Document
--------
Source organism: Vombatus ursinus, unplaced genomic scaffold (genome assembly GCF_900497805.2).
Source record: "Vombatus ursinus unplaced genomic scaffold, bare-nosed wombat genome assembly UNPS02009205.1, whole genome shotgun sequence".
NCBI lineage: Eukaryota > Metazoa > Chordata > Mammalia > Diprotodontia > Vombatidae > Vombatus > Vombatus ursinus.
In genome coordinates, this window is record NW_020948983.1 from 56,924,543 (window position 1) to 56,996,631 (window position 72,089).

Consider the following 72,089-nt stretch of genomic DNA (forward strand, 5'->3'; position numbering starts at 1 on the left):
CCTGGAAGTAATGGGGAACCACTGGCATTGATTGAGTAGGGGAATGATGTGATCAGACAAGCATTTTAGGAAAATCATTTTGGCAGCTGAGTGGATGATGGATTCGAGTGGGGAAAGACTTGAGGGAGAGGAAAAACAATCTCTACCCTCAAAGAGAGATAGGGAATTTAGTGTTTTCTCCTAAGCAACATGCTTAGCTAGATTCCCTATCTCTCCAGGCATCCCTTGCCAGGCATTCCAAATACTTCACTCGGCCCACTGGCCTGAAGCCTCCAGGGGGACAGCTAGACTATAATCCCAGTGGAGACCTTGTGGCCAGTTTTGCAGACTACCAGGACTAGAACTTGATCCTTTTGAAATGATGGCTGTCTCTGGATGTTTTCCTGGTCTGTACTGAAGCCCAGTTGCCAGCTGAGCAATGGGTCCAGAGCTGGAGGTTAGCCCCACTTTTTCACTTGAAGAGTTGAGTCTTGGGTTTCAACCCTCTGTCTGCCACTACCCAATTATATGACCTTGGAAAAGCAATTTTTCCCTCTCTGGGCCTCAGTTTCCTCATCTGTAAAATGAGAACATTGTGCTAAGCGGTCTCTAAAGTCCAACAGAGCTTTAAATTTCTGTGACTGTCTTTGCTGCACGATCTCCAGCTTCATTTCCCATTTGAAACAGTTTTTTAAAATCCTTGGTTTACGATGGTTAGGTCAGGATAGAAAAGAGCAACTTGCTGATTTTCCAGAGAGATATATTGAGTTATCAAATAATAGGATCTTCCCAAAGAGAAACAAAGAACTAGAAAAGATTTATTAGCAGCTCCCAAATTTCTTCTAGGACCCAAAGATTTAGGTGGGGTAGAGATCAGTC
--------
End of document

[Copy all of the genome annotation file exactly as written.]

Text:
Source organism: Vombatus ursinus, unplaced genomic scaffold (genome assembly GCF_900497805.2).
Source record: "Vombatus ursinus unplaced genomic scaffold, bare-nosed wombat genome assembly UNPS02009205.1, whole genome shotgun sequence".
NCBI lineage: Eukaryota > Metazoa > Chordata > Mammalia > Diprotodontia > Vombatidae > Vombatus > Vombatus ursinus.
In genome coordinates, this window is record NW_020948983.1 from 56,924,543 (window position 1) to 56,996,631 (window position 72,089).

Consider the following 72,089-nt stretch of genomic DNA (forward strand, 5'->3'; position numbering starts at 1 on the left):
CCTGGAAGTAATGGGGAACCACTGGCATTGATTGAGTAGGGGAATGATGTGATCAGACAAGCATTTTAGGAAAATCATTTTGGCAGCTGAGTGGATGATGGATTCGAGTGGGGAAAGACTTGAGGGAGAGGAAAAACAATCTCTACCCTCAAAGAGAGATAGGGAATTTAGTGTTTTCTCCTAAGCAACATGCTTAGCTAGATTCCCTATCTCTCCAGGCATCCCTTGCCAGGCATTCCAAATACTTCACTCGGCCCACTGGCCTGAAGCCTCCAGGGGGACAGCTAGACTATAATCCCAGTGGAGACCTTGTGGCCAGTTTTGCAGACTACCAGGACTAGAACTTGATCCTTTTGAAATGATGGCTGTCTCTGGATGTTTTCCTGGTCTGTACTGAAGCCCAGTTGCCAGCTGAGCAATGGGTCCAGAGCTGGAGGTTAGCCCCACTTTTTCACTTGAAGAGTTGAGTCTTGGGTTTCAACCCTCTGTCTGCCACTACCCAATTATATGACCTTGGAAAAGCAATTTTTCCCTCTCTGGGCCTCAGTTTCCTCATCTGTAAAATGAGAACATTGTGCTAAGCGGTCTCTAAAGTCCAACAGAGCTTTAAATTTCTGTGACTGTCTTTGCTGCACGATCTCCAGCTTCATTTCCCATTTGAAACAGTTTTTTAAAATCCTTGGTTTACGATGGTTAGGTCAGGATAGAAAAGAGCAACTTGCTGATTTTCCAGAGAGATATATTGAGTTATCAAATAATAGGATCTTCCCAAAGAGAAACAAAGAACTAGAAAAGATTTATTAGCAGCTCCCAAATTTCTTCTAGGACCCAAAGATTTAGGTGGGGTAGAGATCAGTC